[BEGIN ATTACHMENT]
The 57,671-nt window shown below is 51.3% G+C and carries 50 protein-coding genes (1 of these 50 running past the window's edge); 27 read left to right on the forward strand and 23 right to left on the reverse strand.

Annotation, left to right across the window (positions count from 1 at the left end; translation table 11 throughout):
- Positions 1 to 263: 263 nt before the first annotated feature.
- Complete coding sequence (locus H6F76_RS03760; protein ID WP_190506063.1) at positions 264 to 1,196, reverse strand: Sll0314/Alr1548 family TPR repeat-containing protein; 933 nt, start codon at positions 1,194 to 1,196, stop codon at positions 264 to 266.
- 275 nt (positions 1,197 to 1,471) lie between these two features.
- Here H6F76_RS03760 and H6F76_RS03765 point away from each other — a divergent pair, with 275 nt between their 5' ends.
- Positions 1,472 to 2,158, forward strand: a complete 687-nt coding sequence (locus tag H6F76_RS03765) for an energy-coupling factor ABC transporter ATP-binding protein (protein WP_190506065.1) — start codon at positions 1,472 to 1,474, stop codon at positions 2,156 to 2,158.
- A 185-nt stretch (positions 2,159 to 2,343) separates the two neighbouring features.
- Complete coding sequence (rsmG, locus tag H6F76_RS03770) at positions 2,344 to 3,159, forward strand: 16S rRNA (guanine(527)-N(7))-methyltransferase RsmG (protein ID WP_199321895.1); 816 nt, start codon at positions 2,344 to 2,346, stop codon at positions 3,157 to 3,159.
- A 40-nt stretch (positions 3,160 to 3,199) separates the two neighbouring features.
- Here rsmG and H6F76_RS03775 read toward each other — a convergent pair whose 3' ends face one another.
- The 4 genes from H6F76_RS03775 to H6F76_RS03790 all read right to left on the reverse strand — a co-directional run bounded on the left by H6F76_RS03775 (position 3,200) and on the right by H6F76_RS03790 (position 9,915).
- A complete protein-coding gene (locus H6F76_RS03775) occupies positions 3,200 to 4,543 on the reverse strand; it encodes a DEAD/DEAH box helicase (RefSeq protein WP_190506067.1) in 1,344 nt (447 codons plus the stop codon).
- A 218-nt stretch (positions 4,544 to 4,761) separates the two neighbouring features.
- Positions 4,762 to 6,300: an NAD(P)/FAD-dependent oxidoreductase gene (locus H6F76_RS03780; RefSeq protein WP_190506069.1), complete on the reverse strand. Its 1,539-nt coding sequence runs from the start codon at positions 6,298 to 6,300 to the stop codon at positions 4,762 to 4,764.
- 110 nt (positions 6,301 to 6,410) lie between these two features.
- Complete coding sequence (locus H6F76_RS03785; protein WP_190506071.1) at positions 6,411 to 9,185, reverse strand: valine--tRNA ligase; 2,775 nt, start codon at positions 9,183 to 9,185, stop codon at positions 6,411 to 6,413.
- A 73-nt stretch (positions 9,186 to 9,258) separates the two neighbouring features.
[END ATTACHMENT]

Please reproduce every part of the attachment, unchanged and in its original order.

The 57,671-nt window shown below is 51.3% G+C and carries 50 protein-coding genes (1 of these 50 running past the window's edge); 27 read left to right on the forward strand and 23 right to left on the reverse strand.

Annotation, left to right across the window (positions count from 1 at the left end; translation table 11 throughout):
- Positions 1 to 263: 263 nt before the first annotated feature.
- Complete coding sequence (locus H6F76_RS03760; protein ID WP_190506063.1) at positions 264 to 1,196, reverse strand: Sll0314/Alr1548 family TPR repeat-containing protein; 933 nt, start codon at positions 1,194 to 1,196, stop codon at positions 264 to 266.
- 275 nt (positions 1,197 to 1,471) lie between these two features.
- Here H6F76_RS03760 and H6F76_RS03765 point away from each other — a divergent pair, with 275 nt between their 5' ends.
- Positions 1,472 to 2,158, forward strand: a complete 687-nt coding sequence (locus tag H6F76_RS03765) for an energy-coupling factor ABC transporter ATP-binding protein (protein WP_190506065.1) — start codon at positions 1,472 to 1,474, stop codon at positions 2,156 to 2,158.
- A 185-nt stretch (positions 2,159 to 2,343) separates the two neighbouring features.
- Complete coding sequence (rsmG, locus tag H6F76_RS03770) at positions 2,344 to 3,159, forward strand: 16S rRNA (guanine(527)-N(7))-methyltransferase RsmG (protein ID WP_199321895.1); 816 nt, start codon at positions 2,344 to 2,346, stop codon at positions 3,157 to 3,159.
- A 40-nt stretch (positions 3,160 to 3,199) separates the two neighbouring features.
- Here rsmG and H6F76_RS03775 read toward each other — a convergent pair whose 3' ends face one another.
- The 4 genes from H6F76_RS03775 to H6F76_RS03790 all read right to left on the reverse strand — a co-directional run bounded on the left by H6F76_RS03775 (position 3,200) and on the right by H6F76_RS03790 (position 9,915).
- A complete protein-coding gene (locus H6F76_RS03775) occupies positions 3,200 to 4,543 on the reverse strand; it encodes a DEAD/DEAH box helicase (RefSeq protein WP_190506067.1) in 1,344 nt (447 codons plus the stop codon).
- A 218-nt stretch (positions 4,544 to 4,761) separates the two neighbouring features.
- Positions 4,762 to 6,300: an NAD(P)/FAD-dependent oxidoreductase gene (locus H6F76_RS03780; RefSeq protein WP_190506069.1), complete on the reverse strand. Its 1,539-nt coding sequence runs from the start codon at positions 6,298 to 6,300 to the stop codon at positions 4,762 to 4,764.
- 110 nt (positions 6,301 to 6,410) lie between these two features.
- Complete coding sequence (locus H6F76_RS03785; protein WP_190506071.1) at positions 6,411 to 9,185, reverse strand: valine--tRNA ligase; 2,775 nt, start codon at positions 9,183 to 9,185, stop codon at positions 6,411 to 6,413.
- A 73-nt stretch (positions 9,186 to 9,258) separates the two neighbouring features.